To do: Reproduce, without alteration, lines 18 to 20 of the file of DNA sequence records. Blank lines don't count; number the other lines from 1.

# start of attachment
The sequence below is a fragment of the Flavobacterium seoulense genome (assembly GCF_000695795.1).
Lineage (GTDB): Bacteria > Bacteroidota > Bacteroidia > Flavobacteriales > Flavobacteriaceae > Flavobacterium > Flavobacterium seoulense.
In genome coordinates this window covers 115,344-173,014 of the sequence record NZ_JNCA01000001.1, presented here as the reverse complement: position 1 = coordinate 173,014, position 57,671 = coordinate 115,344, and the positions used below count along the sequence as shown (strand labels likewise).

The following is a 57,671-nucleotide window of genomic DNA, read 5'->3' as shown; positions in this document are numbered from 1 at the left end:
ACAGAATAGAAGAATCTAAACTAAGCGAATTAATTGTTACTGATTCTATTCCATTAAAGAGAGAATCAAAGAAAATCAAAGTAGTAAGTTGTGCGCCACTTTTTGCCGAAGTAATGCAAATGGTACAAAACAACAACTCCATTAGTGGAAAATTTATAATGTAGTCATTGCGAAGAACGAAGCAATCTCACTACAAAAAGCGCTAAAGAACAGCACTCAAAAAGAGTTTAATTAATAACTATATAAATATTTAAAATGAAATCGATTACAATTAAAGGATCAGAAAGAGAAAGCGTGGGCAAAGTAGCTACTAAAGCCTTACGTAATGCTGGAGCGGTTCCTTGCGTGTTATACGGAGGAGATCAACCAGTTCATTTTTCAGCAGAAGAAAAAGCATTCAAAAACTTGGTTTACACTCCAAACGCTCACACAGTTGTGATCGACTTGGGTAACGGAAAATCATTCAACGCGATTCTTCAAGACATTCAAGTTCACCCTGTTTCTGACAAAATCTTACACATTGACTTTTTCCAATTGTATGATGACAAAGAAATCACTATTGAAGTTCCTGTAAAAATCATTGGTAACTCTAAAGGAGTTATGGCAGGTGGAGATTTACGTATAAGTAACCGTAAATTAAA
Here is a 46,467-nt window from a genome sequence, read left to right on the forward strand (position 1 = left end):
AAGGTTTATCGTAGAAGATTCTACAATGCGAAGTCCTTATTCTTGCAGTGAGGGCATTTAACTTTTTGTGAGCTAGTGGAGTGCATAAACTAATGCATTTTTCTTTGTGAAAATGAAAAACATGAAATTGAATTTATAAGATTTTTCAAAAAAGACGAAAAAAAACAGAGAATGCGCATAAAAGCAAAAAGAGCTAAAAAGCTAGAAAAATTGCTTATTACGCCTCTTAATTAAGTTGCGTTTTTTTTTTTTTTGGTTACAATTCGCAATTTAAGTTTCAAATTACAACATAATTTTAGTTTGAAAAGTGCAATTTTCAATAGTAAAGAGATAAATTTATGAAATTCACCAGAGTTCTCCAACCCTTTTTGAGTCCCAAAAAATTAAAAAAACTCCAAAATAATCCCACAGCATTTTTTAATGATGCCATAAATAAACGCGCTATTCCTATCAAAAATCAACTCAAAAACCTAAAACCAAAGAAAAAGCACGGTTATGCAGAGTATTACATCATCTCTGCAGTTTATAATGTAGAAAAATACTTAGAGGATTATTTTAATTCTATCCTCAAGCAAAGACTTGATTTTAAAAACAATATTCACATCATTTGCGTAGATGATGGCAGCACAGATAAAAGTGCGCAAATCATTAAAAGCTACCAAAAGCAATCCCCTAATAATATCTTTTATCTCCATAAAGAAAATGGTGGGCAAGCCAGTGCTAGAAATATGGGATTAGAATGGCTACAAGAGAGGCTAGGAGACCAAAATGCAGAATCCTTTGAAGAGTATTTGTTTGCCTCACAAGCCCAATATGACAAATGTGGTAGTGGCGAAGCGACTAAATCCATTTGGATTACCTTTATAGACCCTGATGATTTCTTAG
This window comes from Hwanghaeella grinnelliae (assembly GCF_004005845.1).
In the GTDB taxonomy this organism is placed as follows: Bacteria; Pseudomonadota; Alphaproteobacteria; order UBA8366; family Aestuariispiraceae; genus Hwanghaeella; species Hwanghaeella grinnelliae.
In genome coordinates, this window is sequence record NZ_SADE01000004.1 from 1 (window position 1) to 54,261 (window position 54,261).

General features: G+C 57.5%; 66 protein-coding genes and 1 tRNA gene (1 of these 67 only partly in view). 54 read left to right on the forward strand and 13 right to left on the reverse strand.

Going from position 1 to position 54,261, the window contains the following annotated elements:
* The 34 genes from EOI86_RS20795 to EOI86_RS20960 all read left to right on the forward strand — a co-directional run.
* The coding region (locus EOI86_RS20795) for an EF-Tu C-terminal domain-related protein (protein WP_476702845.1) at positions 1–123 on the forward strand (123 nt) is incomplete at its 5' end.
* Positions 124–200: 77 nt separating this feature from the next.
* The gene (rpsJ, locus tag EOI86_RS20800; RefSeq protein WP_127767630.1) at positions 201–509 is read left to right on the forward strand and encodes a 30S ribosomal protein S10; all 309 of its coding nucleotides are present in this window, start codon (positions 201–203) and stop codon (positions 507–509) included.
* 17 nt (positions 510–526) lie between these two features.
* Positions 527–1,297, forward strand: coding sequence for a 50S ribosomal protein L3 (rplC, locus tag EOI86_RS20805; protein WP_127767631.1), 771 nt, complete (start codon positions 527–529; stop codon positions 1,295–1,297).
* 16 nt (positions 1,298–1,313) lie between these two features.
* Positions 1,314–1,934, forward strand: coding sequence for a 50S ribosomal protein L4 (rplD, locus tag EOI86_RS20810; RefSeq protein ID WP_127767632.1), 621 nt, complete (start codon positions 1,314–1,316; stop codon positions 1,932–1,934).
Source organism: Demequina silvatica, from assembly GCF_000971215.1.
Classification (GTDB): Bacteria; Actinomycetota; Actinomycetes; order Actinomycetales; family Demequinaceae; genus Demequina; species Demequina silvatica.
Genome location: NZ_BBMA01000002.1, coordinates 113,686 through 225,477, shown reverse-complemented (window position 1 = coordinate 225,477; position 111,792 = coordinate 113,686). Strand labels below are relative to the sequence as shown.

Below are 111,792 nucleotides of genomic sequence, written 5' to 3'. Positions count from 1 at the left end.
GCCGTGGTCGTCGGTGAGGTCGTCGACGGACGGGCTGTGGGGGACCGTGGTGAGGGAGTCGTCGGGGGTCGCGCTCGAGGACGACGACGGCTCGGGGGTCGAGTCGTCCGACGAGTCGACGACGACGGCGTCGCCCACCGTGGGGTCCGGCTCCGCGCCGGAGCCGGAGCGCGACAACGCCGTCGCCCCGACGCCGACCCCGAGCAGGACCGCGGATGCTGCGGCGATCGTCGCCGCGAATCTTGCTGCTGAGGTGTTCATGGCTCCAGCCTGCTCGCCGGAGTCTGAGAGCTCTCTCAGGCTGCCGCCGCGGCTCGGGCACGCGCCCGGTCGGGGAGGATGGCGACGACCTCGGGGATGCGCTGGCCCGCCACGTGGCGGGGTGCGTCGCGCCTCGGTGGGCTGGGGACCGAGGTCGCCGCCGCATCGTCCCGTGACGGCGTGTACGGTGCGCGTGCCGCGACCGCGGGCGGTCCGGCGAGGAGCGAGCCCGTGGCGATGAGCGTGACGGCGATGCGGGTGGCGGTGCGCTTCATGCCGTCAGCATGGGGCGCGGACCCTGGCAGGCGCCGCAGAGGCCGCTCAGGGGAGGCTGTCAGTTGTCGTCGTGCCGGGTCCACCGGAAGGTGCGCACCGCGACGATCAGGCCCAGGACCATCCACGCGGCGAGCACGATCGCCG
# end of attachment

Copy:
* Positions 527–1,297, forward strand: coding sequence for a 50S ribosomal protein L3 (rplC, locus tag EOI86_RS20805; protein WP_127767631.1), 771 nt, complete (start codon positions 527–529; stop codon positions 1,295–1,297).
* 16 nt (positions 1,298–1,313) lie between these two features.
* Positions 1,314–1,934, forward strand: coding sequence for a 50S ribosomal protein L4 (rplD, locus tag EOI86_RS20810; RefSeq protein ID WP_127767632.1), 621 nt, complete (start codon positions 1,314–1,316; stop codon positions 1,932–1,934).